Britain has been inhabited by humans for over half a million years, during which time there were a great many changes in lifestyles and in the surrounding landscape. This book, now in its second edition, examines the development of human societies in Britain from earliest times to the Roman conquest of AD 43, as revealed by archaeological evidence. Special attention is given to six themes which are traced through prehistory: subsistence, technology, ritual, trade, society, and population. Prehistoric Britain begins by introducing the background to prehistoric studies in Britain, presenting it in terms of the development of interest in the subject and the changes wrought by new techniques such as radiocarbon dating, and new theories, such as the emphasis on social archaeology. The central sections trace the development of society from the hunter-gatherer groups of the last Ice Age, through the adoption of farming, the introduction of metalworking, and on to the rise of highly organized societies living on the fringes of the mighty Roman Empire in the 1st century AD. Throughout, emphasis is given to documenting and explaining changes within these prehistoric communities, and to exploring the regional variations found in Britain. In this way the wealth of evidence that can be seen in the countryside and in our museums is placed firmly in its proper context. It concludes with a review of the effects of prehistoric communities on life today. With over 120 illustrations, this is a unique review of Britain's ancient past as revealed by modern archaeology. The revisions and updates to Prehistoric Britain ensure that this will continue to be the most comprehensive and authoritative account of British prehistory for those students and interested readers studying the subject.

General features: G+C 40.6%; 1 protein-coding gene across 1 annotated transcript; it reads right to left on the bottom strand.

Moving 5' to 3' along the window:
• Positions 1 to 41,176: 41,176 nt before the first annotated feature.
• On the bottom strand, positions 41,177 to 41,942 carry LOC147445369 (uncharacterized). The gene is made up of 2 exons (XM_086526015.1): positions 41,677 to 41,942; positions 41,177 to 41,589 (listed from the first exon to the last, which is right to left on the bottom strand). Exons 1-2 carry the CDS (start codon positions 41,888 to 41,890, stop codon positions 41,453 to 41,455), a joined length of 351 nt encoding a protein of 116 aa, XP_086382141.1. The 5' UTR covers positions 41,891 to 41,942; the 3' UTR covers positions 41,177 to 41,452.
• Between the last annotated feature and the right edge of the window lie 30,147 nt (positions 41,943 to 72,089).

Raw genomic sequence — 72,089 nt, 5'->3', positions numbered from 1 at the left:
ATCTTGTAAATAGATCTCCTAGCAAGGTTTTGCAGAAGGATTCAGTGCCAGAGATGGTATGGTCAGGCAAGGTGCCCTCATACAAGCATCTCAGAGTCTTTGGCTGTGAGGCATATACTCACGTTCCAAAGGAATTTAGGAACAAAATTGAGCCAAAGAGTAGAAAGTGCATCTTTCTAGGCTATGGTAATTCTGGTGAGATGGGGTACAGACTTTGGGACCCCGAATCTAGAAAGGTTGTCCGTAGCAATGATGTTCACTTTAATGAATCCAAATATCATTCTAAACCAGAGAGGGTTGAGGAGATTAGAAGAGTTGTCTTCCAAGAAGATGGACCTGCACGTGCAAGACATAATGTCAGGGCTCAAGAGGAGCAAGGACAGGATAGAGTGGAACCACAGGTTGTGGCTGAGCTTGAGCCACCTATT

• Social Science

The Megalithic Monuments of Britain and Ireland


Author: Christopher Scarre
Publisher: N.A
ISBN: 9780500286661
Category: Social Science
Page: 160
View: 8114
Documents the creation of large-stone, earth, and wood structures in Britain and Ireland throughout prehistoric periods, discussing the architecture and diversity of the megalithic phenomenon and how it transformed regional landscapes. Original.

    • History

Prehistoric Materialities

Becoming Material in Prehistoric Britain and Ireland
Author: Andrew Meirion Jones
Publisher: Oxford University Press
ISBN: 0199556423
Category: History
Page: 230
View: 2867
This volume focuses on the analysis of materials, from the Neolithic and Early Bronze Age periods of Britain and Ireland, in the study of prehistoric artefacts. Challenging the assumption that materials are inert and shaped by past societies, it argues that it is rather the materials which shaped the societies.

    • History

Astronomy in Prehistoric Britain and Ireland


Author: Clive L. N. Ruggles
Publisher: Berghahn Books
ISBN: 9780300078145
Category: History
Page: 285
View: 4298